In a surprising discovery, scientists have found that milk makes potentially dangerous bacteria like Staphylococcus resistant to antibiotics used for treating animals.
It is known that many times, bacteria create structures called biofilms to protect them against antibiotics and the body's natural defences.
However, scientists have now found that Staphylococcus, which causes mastitis in cows and sheep, can form such protective biofilms to destroy the animal's defences and veterinary medicines.
"Mastitis is a difficult disease to control. It causes risks for public health if people drink infected milk and is expensive for farmers as it usually causes severe milk production losses, increased treatment costs and means the animals may have to be culled," said Dr Manuela Oliveira from the Faculty of Veterinary Medicine at the Technical University of Lisbon, Portugal.
She added: "When the staphylococci produce a biofilm, the structure protects them against host defences and antibiotic treatment, allowing the bacteria to persist in the udder."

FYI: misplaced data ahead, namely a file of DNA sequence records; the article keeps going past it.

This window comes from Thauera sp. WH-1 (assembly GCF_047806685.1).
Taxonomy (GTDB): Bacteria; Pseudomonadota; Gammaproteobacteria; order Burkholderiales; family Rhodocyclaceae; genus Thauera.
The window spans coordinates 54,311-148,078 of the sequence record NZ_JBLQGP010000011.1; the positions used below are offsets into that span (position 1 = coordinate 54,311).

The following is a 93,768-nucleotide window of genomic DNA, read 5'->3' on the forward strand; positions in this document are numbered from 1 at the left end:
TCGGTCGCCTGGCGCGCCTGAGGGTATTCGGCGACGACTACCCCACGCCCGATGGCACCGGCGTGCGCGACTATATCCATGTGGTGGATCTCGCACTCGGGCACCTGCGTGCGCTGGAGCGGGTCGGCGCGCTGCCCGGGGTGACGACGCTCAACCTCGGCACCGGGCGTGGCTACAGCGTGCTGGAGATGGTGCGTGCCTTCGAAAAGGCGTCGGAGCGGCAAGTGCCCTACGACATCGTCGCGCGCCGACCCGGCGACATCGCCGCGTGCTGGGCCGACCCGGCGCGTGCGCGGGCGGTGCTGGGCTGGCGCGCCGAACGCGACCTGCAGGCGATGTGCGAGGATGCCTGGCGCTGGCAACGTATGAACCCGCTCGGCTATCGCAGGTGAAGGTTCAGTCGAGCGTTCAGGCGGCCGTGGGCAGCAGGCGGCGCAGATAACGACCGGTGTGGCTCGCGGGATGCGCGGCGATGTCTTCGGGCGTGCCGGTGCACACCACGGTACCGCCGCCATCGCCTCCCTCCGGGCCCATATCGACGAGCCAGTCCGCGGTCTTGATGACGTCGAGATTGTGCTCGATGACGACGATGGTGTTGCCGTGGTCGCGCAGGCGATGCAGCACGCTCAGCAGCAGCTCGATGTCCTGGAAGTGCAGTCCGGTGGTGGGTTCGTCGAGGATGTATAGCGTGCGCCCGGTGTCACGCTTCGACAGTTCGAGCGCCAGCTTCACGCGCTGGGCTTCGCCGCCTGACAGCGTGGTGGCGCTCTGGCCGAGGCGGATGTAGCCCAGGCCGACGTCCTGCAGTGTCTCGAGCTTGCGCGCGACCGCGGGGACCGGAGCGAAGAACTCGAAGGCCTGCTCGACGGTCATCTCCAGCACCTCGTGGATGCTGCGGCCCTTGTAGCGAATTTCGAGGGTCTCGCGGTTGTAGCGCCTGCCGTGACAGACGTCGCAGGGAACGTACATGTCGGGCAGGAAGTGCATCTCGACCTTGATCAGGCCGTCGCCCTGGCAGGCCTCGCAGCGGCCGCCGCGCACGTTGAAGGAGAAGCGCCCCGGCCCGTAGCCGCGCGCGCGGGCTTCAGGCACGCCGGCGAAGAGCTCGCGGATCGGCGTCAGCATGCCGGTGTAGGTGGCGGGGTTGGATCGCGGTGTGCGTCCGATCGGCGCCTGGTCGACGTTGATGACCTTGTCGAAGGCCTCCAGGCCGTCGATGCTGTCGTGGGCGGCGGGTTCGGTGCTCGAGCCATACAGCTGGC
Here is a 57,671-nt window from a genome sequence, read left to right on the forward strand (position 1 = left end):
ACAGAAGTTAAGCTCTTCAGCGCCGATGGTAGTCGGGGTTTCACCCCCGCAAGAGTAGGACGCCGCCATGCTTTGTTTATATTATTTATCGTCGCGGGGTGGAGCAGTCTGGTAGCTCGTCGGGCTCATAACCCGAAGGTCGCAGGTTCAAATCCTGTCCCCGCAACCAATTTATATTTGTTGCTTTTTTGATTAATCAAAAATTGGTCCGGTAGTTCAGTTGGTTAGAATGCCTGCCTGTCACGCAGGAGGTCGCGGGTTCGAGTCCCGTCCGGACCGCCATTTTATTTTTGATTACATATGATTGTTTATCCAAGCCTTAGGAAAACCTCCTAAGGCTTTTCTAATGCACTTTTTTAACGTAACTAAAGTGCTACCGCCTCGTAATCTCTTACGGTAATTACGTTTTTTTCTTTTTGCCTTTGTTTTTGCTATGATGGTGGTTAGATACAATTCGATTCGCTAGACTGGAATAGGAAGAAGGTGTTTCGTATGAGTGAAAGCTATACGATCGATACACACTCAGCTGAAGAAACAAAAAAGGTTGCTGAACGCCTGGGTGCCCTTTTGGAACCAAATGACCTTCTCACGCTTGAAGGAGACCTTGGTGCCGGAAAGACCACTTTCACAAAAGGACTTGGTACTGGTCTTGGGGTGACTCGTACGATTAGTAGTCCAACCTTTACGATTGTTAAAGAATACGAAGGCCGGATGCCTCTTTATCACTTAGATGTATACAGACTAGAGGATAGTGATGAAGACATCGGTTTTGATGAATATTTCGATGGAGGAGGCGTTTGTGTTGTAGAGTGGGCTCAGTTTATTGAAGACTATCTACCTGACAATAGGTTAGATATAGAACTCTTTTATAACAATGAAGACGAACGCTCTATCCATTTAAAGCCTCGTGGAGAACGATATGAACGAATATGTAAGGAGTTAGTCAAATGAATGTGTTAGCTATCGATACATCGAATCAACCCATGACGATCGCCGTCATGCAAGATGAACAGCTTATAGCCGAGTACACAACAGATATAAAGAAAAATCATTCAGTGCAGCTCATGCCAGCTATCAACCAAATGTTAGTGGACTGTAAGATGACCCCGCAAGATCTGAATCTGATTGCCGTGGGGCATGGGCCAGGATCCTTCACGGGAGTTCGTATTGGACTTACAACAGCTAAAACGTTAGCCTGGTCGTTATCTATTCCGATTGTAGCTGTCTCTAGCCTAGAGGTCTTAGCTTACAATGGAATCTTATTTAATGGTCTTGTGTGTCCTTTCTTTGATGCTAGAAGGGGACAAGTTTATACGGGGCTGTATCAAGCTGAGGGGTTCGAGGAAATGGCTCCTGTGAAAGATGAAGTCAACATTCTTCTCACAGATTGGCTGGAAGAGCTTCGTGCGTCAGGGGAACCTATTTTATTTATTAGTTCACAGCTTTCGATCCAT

Earlier studied were conducted in laboratories, and thus missed important contributory factors. But in this study, the researchers used realistic conditions found in living animals to overcome this problem.
"We have discovered that milk may also protect bacteria against low concentrations of antibiotics - in the presence of milk, three of the five antibiotics tested, penicillin, gentamicin and sulphamethoxazole combined with trimethoprim, were less effective against Staphylococcus when compared with the same experiment performed in the absence of milk," said Oliveira.
Now, the researchers are trying to find the correct antibiotic concentrations needed to stop biofilms forming in the first place, and also the concentrations needed to destroy a biofilm that has already formed.
They are also analysing the influence of the forces acting inside an udder ate the time of milking to know whether these help or hinder the bacteria in producing biofilms.
"This will allow for a better control of staphylococcal mastitis, cut disease costs and give an important improvement in the protection of consumers' health," said Oliveira.
She added: "If we can get the doses right, and the animals are cured quicker, we will have less antibiotic residue in the environment and the risk of bacteria such as Staphylococcus aureus developing and spreading antibiotic resistance is lower."
The study was presented at the Society for General Microbiology's Autumn meeting being held this week at Trinity College, Dublin.